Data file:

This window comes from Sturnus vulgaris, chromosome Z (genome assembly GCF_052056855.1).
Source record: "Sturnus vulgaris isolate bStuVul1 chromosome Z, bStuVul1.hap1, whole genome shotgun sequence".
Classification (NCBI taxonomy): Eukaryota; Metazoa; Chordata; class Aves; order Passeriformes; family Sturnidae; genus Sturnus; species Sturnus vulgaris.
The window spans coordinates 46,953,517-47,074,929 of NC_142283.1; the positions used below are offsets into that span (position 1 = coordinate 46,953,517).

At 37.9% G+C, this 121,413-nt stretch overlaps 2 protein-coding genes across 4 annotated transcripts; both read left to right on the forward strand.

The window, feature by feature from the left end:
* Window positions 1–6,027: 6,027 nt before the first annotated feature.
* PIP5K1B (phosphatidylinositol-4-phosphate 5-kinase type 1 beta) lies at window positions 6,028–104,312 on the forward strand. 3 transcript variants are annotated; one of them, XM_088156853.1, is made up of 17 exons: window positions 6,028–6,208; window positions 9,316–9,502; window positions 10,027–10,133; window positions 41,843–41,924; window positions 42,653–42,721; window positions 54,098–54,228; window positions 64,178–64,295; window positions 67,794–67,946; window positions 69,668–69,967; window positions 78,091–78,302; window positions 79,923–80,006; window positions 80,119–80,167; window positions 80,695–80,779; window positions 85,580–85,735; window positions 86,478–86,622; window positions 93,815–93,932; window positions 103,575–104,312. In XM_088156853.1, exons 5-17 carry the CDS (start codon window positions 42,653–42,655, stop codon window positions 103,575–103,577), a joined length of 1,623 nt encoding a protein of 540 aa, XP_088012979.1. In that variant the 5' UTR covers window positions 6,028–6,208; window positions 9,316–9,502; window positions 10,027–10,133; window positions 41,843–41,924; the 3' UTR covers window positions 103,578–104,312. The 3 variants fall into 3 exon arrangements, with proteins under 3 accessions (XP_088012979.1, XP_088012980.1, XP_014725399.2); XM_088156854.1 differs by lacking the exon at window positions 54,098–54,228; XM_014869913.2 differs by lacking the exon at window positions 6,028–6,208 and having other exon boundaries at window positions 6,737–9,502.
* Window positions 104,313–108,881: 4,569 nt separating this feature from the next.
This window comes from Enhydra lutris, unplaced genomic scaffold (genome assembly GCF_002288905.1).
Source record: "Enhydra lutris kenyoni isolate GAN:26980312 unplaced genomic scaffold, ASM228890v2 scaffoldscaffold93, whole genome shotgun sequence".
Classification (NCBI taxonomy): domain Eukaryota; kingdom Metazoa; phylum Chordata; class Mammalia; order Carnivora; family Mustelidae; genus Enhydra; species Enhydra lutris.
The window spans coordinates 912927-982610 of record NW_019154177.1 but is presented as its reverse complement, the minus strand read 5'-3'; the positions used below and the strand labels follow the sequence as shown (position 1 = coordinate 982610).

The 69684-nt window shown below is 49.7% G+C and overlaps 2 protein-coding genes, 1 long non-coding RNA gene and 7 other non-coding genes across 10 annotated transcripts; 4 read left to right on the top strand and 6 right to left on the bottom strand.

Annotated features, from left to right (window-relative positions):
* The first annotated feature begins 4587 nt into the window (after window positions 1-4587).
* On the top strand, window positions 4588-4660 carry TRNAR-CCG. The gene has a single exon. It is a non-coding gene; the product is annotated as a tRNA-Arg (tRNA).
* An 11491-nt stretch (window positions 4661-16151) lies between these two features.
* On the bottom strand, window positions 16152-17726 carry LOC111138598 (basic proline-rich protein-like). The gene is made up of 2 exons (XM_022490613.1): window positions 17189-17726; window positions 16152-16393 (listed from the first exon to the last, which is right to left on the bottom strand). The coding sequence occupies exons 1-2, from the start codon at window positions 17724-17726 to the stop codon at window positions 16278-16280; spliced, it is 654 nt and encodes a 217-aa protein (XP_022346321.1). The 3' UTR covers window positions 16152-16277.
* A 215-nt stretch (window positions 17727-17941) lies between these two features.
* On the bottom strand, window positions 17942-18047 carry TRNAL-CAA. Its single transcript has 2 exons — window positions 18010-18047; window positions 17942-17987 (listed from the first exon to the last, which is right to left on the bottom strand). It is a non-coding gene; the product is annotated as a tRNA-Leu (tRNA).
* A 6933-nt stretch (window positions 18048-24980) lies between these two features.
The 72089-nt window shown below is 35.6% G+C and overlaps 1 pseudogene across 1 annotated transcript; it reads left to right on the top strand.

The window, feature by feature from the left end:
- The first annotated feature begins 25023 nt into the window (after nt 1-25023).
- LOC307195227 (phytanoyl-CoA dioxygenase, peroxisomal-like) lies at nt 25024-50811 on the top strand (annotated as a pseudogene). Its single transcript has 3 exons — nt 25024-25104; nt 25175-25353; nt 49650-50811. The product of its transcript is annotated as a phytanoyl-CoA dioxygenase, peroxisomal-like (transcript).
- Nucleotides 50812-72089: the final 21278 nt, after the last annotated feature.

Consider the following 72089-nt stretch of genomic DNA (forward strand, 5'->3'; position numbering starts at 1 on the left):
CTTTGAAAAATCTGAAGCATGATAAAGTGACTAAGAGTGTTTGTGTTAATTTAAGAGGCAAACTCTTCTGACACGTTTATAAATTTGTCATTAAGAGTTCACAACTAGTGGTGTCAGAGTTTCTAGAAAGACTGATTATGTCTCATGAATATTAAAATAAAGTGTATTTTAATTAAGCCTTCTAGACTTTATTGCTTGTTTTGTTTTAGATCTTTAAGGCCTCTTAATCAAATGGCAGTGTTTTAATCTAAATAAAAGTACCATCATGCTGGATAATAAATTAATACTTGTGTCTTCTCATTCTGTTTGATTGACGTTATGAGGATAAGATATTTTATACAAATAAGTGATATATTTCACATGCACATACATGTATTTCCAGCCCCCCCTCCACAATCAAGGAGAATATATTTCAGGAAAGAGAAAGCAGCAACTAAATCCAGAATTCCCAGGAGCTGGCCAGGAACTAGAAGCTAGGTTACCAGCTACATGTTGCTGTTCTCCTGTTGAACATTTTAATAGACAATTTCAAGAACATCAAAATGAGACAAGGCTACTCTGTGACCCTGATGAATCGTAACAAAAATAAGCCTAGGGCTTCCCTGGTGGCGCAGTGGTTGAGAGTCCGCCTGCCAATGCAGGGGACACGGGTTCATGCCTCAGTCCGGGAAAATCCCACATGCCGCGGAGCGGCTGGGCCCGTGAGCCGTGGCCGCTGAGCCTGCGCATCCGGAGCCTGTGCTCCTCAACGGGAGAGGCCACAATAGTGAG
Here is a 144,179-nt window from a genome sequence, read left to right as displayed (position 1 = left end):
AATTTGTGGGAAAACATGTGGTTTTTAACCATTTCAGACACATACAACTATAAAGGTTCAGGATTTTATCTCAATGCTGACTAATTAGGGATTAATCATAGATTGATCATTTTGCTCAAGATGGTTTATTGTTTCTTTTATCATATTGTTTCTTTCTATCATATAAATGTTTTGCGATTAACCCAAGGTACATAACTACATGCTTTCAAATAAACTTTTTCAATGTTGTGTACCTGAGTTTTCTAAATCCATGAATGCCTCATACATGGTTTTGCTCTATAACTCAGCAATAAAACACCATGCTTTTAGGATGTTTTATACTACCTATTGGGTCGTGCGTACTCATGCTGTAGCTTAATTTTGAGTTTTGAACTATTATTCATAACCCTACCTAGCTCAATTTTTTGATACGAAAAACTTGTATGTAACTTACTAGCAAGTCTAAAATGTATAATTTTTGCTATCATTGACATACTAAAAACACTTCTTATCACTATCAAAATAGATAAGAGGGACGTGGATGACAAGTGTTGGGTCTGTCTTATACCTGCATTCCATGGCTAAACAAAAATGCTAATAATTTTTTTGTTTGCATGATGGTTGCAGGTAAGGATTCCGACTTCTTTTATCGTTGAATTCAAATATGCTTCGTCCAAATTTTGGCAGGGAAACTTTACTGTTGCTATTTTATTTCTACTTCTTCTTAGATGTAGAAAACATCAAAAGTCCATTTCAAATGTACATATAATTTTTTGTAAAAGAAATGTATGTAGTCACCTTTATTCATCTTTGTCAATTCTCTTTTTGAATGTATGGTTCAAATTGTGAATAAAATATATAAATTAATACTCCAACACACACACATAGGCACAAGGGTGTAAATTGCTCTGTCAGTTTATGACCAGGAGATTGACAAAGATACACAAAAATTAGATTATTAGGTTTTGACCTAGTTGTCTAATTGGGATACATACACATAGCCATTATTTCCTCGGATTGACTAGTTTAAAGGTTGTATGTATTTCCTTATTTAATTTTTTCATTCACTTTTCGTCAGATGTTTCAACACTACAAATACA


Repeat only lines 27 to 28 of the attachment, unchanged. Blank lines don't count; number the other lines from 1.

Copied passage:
- Nucleotides 50812-72089: the final 21278 nt, after the last annotated feature.

Consider the following 72089-nt stretch of genomic DNA (forward strand, 5'->3'; position numbering starts at 1 on the left):